‘No checks’ on man forbidden from posessing guns

An Indiana man arrested in California over the weekend with three assault rifles had been ordered by a judge in April to give up all his guns, but authorities in his home state said they had not made any surprise checks to confirm he was following the probation requirement.
‘No checks’ on man forbidden from posessing guns

James Wesley Howell was arrested early Sunday in Santa Monica, California, with the weapons and explosives in a car he apparently drove from Indiana.

He told police he was headed to a gay pride event in West Hollywood that attracts hundreds of thousands of people.

It is unclear whether Mr Howell intended any violence at the LA Pride event, but the timing of the arrest — hours after the massacre at a gay nightclub in Orlando, Florida — put police and event organisers on heightened alert.

An Indiana probation officer met with Mr Howell, 20, of Charlestown, Indiana, three weeks ago, rated him a low-level offender, and had yet to schedule the in-home visit, said James Hayden, chief probation officer in Clark County.

Mr Howell did not have permission to leave Indiana after pleading guilty to a misdemeanour intimidation charge. Authorities there are seeking to have him returned as a probation violator. The FBI is continuing to investigate.

“We have processed the vehicle and are consulting with prosecutors to determine if charges apply,” said Laura Eimiller, an FBI spokeswoman in Los Angeles.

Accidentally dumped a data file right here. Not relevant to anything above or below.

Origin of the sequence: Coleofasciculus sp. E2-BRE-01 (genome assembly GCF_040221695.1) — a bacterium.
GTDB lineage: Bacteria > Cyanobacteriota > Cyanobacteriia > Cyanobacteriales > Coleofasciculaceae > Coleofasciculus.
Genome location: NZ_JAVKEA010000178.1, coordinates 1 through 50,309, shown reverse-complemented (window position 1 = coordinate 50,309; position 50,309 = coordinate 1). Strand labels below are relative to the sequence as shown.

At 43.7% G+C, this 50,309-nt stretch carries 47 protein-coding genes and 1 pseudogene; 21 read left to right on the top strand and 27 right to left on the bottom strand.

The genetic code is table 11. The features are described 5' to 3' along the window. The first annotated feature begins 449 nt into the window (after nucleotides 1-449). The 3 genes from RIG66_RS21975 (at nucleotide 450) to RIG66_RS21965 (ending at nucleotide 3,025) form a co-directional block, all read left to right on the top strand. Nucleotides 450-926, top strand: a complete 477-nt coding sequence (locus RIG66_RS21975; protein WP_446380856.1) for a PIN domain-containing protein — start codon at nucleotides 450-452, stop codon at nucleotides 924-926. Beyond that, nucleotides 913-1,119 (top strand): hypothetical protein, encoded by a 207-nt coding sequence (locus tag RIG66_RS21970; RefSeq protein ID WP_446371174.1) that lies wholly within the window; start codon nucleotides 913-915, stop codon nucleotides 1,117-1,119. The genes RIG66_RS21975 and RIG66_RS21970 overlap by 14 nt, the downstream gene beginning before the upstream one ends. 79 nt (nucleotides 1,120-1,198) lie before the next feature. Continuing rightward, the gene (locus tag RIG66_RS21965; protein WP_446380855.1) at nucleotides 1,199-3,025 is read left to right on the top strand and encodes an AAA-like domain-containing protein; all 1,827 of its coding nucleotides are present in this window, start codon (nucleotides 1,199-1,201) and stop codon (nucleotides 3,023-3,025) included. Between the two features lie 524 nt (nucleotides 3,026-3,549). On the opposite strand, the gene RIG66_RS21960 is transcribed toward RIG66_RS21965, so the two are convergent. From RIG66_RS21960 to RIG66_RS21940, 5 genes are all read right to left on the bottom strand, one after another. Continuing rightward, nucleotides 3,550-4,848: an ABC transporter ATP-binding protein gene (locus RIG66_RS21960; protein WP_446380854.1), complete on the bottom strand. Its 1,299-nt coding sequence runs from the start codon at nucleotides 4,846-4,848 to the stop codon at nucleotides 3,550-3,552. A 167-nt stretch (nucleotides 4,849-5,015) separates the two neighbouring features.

Court records in Indiana and friends depict Mr Howell as a gun enthusiast with a quick temper.

Twice within four days last October, he was accused of pulling a gun and making threats.

The first incident involved Mr Howell’s then-boyfriend and the second a neighbour, identified in police records as Jeremy Hebert.

Mr Howell was charged with intimidation in the case involving Mr Hebert, a conviction that led to his year-long probation and weapons prohibition.

Mr Hebert remembered Howell being “hot-headed” but said he had no interest in pursuing an intimidation charge against him.

“I wasn’t going to ruin his life for it,” Mr Hebert said, adding that he was fine as long as Mr Howell did n0t return to the neighbourhood.

Prosecutors apparently pursued the case without Mr Hebert.

Grace Logsdon, Mr Howell’s former roommate, said Mr Howell owned five guns and liked to spend time at a shooting range. He enjoyed teaching Ms Logsdon about guns, she said, but he had a bad temper.

During one trip to a gun range, she said Mr Howell told her: “I wish I could kill a lot of people.”

She said Mr Howell lived in a duplex apartment with Ms Logsdon, her husband and Mr Howell’s now-former boyfriend late last year.

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